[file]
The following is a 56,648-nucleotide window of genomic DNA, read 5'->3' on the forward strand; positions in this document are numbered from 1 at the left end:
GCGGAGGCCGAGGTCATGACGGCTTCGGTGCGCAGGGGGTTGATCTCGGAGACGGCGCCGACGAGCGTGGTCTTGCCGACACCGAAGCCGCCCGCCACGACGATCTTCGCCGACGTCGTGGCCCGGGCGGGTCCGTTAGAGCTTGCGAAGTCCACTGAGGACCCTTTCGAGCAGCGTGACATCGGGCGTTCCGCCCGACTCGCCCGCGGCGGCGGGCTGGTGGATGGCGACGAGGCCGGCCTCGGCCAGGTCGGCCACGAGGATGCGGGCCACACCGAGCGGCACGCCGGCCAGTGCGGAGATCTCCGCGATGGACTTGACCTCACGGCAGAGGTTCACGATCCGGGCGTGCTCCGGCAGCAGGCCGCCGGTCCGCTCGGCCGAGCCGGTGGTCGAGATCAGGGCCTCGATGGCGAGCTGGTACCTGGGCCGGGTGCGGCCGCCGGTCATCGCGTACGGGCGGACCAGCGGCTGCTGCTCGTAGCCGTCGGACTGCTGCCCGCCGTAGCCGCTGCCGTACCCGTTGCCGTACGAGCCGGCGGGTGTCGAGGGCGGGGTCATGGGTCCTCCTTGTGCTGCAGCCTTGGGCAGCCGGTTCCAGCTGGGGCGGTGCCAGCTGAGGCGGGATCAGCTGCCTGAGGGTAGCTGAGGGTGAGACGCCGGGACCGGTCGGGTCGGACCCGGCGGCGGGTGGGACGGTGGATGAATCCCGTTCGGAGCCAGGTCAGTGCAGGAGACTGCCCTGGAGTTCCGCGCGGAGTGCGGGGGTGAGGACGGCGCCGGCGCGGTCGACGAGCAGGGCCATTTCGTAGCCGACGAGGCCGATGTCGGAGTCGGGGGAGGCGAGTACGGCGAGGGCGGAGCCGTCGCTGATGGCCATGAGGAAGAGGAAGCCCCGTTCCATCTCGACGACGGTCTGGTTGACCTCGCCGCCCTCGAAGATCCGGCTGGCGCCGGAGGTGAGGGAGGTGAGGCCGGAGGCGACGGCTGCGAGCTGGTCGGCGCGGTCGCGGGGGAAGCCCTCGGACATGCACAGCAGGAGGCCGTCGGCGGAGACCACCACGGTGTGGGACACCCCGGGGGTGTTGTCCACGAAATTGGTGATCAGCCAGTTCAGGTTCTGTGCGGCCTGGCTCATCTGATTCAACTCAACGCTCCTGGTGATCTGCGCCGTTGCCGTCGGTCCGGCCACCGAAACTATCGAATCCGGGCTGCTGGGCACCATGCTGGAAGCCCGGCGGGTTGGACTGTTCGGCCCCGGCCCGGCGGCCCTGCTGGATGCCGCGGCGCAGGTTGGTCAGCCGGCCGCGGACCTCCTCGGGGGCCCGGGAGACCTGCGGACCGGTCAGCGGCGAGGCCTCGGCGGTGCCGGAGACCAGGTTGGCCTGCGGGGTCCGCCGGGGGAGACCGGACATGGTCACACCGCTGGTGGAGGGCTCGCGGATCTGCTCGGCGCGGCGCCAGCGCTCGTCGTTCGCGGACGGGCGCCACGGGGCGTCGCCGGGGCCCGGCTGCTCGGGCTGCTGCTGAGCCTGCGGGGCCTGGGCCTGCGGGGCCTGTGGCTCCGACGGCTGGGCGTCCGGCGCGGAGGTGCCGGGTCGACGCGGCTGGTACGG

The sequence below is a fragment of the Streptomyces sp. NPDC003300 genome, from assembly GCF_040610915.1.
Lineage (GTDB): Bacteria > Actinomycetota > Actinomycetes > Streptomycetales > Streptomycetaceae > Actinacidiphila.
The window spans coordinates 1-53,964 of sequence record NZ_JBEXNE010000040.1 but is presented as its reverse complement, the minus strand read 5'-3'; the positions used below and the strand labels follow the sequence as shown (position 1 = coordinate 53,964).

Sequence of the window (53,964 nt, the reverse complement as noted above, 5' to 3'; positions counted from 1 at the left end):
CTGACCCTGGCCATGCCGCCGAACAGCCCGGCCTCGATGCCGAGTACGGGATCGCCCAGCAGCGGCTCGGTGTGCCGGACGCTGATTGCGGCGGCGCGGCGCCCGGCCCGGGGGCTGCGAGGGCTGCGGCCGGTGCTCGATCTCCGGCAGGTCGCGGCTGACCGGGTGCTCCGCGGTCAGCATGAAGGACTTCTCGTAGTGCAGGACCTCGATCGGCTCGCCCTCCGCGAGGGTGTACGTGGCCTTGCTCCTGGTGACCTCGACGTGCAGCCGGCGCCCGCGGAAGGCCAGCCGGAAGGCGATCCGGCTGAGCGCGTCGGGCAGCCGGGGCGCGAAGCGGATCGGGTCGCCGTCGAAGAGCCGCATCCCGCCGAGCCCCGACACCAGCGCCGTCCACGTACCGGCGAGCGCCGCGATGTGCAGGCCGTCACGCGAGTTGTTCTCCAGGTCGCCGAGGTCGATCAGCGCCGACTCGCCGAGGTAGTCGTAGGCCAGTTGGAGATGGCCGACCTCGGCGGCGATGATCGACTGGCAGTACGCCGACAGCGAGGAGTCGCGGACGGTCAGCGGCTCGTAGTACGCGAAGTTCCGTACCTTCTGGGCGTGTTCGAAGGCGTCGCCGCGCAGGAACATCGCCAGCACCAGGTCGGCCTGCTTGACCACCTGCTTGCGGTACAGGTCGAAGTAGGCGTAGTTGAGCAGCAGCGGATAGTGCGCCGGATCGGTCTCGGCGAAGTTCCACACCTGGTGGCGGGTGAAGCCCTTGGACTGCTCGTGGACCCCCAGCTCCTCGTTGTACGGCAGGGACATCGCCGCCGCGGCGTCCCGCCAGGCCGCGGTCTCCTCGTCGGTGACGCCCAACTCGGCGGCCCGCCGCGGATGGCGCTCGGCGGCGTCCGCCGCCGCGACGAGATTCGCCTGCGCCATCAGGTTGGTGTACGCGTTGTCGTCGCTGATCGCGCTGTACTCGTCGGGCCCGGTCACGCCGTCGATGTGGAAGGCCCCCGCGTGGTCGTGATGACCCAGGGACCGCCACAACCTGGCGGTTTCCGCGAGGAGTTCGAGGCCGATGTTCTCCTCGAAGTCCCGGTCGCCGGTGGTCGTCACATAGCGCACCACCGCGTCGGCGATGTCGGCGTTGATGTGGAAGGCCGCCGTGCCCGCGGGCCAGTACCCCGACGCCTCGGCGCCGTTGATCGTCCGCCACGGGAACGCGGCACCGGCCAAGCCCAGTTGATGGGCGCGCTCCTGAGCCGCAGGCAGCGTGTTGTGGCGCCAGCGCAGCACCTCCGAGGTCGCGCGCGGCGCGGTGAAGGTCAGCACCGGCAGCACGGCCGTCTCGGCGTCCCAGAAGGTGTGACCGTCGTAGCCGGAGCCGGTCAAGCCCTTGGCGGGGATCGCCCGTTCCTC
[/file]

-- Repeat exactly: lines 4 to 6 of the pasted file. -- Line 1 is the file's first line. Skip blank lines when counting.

Lineage (GTDB): Bacteria > Actinomycetota > Actinomycetes > Streptomycetales > Streptomycetaceae > Actinacidiphila.
The window spans coordinates 1-53,964 of sequence record NZ_JBEXNE010000040.1 but is presented as its reverse complement, the minus strand read 5'-3'; the positions used below and the strand labels follow the sequence as shown (position 1 = coordinate 53,964).

Sequence of the window (53,964 nt, the reverse complement as noted above, 5' to 3'; positions counted from 1 at the left end):